The name alone conjures images of Arabian Knights and rose-scented gardens, but the reality is even more colourful.
Barry roams around one of the most exciting market squares on the planet, with families of acrobats, snake charmers and dream merchants all vying for attention. And as the sun goes down he watches it transform into the biggest outdoor café in the world. It’s where the locals tuck into delicacies like sheep’s head, while the tourists stick to sausages and chips.
Why are all the ceilings so intricately decorated? And what makes the baker the man to know in the neighbourhood? And how would you use a hammer to make a cup of tea?
Marrakech has got to be the greatest show on earth.
In the picturesque old fortress port of Essaouira; famous for its food, art and music, Barry discovers a remedy for whatever ails you, and a prescription for when your wife can’t cook.
He marvels at the craftsmanship of wood workers and laments the fate of all male farm animals. How about being serenaded with sacred melodies while you enjoy a lunch of this morning’s fresh catch? And then there’s the incredibly evocative work of the ‘free artists’. And all this is set against the backdrop of a Hollywood pirate movie
Synonymous with hospitality, the Berbers invite Barry to take a peek into their lives on a typical Berber family farm. It’s been run by the same family for five generations, and it rains only three times a year. And what can you make of a tree full of goats? Only highly prized multi-purpose oil, that’s so good for you, international pharmaceutical companies are on a frantic quest to discover its useful properties. It’s where olive oil is legal tender for a man and his mule, when they walk around in circles for two months of the year. And a country market with a parking lot for donkeys.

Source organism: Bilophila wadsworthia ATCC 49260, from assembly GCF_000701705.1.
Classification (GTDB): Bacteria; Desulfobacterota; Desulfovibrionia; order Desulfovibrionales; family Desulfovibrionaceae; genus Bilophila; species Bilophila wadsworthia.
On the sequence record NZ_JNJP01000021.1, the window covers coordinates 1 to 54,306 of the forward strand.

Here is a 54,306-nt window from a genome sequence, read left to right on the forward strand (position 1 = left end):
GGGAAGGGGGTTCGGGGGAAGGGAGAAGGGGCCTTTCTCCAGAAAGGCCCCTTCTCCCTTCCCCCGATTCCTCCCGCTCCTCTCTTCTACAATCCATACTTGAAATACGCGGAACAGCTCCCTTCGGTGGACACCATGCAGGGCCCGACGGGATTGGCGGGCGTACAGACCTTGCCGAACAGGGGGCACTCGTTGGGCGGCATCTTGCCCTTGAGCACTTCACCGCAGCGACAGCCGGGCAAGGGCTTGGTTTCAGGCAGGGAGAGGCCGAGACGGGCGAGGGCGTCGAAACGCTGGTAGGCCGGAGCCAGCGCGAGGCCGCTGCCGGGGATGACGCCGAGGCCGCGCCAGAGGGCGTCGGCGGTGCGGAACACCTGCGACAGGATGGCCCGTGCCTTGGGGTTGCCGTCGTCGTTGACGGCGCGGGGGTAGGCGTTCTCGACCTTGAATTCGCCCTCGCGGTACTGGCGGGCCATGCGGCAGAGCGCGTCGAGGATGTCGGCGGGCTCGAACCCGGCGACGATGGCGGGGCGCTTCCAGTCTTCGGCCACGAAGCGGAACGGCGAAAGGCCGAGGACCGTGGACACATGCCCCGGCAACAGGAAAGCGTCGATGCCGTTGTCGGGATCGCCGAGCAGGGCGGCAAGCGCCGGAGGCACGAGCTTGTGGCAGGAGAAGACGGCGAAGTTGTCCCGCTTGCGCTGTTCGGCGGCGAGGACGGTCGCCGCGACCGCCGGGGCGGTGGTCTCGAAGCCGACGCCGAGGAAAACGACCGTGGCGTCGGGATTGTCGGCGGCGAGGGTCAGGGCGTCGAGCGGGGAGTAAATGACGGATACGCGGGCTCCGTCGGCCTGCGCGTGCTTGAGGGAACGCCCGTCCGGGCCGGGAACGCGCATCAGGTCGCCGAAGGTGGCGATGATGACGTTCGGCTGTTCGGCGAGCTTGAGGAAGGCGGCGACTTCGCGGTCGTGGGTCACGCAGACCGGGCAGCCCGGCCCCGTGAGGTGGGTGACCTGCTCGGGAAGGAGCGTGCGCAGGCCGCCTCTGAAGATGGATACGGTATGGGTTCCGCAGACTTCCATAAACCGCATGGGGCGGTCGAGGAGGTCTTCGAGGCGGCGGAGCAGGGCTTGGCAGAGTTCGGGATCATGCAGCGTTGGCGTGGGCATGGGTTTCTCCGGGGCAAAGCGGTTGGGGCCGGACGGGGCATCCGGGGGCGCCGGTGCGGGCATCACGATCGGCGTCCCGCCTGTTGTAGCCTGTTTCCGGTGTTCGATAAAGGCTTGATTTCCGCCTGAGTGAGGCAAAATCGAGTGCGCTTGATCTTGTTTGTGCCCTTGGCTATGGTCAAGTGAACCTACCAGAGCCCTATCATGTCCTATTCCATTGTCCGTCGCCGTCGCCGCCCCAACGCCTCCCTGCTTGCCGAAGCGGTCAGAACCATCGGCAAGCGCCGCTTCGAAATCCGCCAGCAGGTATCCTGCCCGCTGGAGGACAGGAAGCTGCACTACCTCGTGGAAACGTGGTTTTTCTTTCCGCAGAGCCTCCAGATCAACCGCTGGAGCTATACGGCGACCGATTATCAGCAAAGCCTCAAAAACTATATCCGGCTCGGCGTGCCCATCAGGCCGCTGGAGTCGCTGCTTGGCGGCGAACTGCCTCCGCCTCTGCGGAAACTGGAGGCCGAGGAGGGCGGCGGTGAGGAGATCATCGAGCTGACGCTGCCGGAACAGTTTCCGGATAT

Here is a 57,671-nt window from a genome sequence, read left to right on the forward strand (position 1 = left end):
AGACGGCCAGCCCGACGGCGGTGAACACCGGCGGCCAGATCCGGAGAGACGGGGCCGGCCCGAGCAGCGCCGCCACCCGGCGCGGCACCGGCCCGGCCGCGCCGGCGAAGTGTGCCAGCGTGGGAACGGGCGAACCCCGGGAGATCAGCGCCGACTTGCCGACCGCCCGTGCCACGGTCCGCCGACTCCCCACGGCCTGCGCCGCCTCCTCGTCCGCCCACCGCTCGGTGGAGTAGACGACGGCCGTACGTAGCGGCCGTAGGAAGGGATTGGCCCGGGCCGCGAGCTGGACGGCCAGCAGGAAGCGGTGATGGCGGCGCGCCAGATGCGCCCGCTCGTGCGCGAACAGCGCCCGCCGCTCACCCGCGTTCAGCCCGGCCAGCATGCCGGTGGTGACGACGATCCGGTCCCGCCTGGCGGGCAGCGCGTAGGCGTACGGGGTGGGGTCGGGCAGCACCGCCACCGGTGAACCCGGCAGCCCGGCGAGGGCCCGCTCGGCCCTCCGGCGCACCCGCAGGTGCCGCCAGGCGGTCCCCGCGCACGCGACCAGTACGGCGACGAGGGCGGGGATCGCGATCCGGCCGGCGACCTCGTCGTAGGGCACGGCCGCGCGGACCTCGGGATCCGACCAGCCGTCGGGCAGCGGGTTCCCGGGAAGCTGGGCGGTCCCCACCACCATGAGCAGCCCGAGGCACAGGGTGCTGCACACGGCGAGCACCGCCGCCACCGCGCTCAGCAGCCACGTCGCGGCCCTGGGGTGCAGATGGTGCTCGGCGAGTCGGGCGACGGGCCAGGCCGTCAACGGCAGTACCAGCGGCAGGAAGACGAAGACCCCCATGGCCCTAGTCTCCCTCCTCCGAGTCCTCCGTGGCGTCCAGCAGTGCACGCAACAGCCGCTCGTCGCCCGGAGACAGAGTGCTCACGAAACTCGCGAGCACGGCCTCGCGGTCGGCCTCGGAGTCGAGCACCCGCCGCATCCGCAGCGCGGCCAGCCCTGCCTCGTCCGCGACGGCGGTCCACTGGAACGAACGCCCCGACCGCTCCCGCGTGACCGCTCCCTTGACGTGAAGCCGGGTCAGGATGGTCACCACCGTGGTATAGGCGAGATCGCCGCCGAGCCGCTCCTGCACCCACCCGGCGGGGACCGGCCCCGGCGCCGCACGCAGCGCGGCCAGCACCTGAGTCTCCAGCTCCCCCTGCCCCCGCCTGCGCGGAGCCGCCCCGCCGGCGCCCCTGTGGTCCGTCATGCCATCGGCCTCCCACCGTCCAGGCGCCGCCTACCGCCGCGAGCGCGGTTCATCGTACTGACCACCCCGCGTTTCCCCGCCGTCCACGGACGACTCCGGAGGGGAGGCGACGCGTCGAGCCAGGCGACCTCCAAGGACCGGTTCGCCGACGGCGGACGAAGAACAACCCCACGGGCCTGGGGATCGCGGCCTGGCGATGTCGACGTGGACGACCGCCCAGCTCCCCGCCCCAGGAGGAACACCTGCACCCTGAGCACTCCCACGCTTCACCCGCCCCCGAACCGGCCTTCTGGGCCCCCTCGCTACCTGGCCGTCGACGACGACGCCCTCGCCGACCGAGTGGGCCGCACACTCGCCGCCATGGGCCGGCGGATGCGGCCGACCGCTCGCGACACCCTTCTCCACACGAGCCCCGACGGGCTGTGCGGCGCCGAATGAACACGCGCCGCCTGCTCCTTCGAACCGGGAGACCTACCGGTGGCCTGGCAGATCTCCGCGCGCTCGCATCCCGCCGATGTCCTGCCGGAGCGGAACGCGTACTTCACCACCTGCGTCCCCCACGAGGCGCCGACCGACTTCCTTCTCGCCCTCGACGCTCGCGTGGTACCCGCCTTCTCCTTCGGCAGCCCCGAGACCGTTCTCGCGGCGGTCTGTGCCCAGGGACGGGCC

The traditional home and sanctuary of the mountain Berbers reveals itself as one of the most dramatically beautiful destinations anywhere. On the highest mountain in North Africa a mule is better than a four wheel drive and world famous carpets are made between household chores, a Kasbah comes back to life and a conical clay pot is the most essential piece of equipment in every kitchen.
The Imperial city of Fez is a puzzle of streets with no name. Where buildings have crutches, donkeys wear tyres, and not long ago you needed a visa to get in, and lots of luck to find your way out. It’s Morocco’s capital of fine food and culture, and boasts the world’s oldest university, where a Pope learned about nought.
Barry follows the sandal prints of the ancient Romans to an ancient oasis city. Then it’s on the road to Damascus, a city as old as time and a labyrinth of religious history and intrigue. There’s John the Baptist’s head, the tomb of Adam and Eve’s son and a window where a saint escaped death in a basket. Tales told by the Hakawati (storyteller), come to life in the glint of a sword.
With the whirl of a Dervish, and a puff of smoke from a water pipe, Barry is transported to another time when the West was waking from a dark age and Damascus was the centre of the world.
It’s where ice cream has the living daylights beaten out of it and sweets are a basic essential. Where perfume wafts through the streets, and even a juice man is a performer.
Then it’s further into the desert, where the famous Bedouin welcome Barry into their tent for a traditional desert feast. Meanwhile nearby Crusader castles are still haunted by a thousand and one knights.
To the north of Damascus in Hama, giant waterwheels groan, turning as they have for 7 hundred years. Meanwhile to the east, a startling colony of beehive houses shelter families from both the heat and the cold.
In Aleppo Barry takes a walk through the most authentic market in the Middle East. At ten kilometers long, maybe a new pair of shoes could be handy, and a good soak and steam at the local hammam.
Its souks are where you find the very best Syrian street food, and Aladdin’s caves of silver and brass
Barry Vera travels exotic lands - Morocco & Syria; Greece; India - for food, culture & community.
Luke takes us on a journey across 12 regions, each with their own unique cultures, culinary stories & traditions.